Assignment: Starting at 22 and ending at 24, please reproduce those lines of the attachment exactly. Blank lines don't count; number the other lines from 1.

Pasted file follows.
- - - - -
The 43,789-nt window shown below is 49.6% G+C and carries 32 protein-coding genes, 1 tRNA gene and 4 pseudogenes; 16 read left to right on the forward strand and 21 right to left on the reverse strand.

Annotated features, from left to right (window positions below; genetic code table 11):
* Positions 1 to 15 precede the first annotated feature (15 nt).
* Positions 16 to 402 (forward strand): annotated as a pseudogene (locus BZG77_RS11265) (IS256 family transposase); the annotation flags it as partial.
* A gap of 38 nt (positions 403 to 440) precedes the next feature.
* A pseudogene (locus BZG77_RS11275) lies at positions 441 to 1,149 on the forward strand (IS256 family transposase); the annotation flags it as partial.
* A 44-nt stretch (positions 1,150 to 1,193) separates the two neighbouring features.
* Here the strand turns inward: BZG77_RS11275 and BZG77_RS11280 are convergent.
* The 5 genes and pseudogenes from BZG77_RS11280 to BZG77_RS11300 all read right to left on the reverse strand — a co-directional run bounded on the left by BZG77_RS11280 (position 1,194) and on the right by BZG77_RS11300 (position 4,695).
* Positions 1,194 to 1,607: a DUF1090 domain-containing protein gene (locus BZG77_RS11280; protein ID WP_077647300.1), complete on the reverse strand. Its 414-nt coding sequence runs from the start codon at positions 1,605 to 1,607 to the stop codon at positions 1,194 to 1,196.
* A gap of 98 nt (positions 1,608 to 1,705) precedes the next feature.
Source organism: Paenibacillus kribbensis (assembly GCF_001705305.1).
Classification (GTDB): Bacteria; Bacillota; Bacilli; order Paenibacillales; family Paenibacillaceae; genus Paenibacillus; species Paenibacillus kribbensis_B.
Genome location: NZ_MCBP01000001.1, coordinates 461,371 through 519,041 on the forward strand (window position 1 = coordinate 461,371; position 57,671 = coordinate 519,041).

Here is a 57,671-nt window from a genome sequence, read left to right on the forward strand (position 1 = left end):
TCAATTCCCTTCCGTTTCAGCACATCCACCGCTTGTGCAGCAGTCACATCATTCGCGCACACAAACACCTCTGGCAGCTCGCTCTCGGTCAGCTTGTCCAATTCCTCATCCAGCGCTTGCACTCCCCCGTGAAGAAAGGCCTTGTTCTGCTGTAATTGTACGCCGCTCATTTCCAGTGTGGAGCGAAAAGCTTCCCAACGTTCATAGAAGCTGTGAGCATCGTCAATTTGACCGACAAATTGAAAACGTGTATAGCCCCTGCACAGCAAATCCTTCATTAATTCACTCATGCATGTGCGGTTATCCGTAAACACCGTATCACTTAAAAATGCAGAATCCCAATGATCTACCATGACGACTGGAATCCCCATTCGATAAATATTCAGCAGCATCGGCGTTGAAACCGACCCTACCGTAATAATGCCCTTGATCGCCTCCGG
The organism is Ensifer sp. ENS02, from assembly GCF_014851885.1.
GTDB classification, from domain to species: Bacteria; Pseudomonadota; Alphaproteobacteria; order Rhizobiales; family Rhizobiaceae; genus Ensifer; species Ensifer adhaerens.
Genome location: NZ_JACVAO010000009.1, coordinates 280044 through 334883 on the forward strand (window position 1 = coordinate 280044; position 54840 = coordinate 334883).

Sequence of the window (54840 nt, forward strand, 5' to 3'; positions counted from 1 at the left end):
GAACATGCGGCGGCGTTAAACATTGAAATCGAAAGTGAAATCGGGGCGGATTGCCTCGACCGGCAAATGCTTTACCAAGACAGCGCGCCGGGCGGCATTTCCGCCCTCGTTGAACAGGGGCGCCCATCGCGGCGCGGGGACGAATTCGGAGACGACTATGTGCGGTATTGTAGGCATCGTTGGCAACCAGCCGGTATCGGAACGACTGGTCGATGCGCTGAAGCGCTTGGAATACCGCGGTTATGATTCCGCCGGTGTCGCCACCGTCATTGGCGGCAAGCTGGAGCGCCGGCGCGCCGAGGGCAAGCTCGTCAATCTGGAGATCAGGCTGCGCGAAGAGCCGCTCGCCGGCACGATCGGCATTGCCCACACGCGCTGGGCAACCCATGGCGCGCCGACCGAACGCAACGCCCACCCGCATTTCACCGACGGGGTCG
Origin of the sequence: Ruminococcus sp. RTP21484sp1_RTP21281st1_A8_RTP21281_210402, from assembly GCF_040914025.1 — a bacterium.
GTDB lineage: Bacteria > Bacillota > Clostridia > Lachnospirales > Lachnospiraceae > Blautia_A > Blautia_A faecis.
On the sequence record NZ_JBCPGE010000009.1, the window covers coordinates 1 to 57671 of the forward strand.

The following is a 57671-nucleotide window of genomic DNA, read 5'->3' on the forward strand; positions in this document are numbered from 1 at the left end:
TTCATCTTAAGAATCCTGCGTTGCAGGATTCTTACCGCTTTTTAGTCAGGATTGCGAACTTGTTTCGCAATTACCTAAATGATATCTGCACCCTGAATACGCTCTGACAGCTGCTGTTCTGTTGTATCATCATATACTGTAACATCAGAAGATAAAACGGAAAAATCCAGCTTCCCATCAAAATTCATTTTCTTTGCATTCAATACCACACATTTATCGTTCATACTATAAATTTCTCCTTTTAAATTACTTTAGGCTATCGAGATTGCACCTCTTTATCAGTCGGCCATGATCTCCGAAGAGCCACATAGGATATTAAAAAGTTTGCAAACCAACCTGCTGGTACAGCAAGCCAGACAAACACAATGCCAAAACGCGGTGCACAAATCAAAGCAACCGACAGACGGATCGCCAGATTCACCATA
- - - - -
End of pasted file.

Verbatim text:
Origin of the sequence: Ruminococcus sp. RTP21484sp1_RTP21281st1_A8_RTP21281_210402, from assembly GCF_040914025.1 — a bacterium.
GTDB lineage: Bacteria > Bacillota > Clostridia > Lachnospirales > Lachnospiraceae > Blautia_A > Blautia_A faecis.
On the sequence record NZ_JBCPGE010000009.1, the window covers coordinates 1 to 57671 of the forward strand.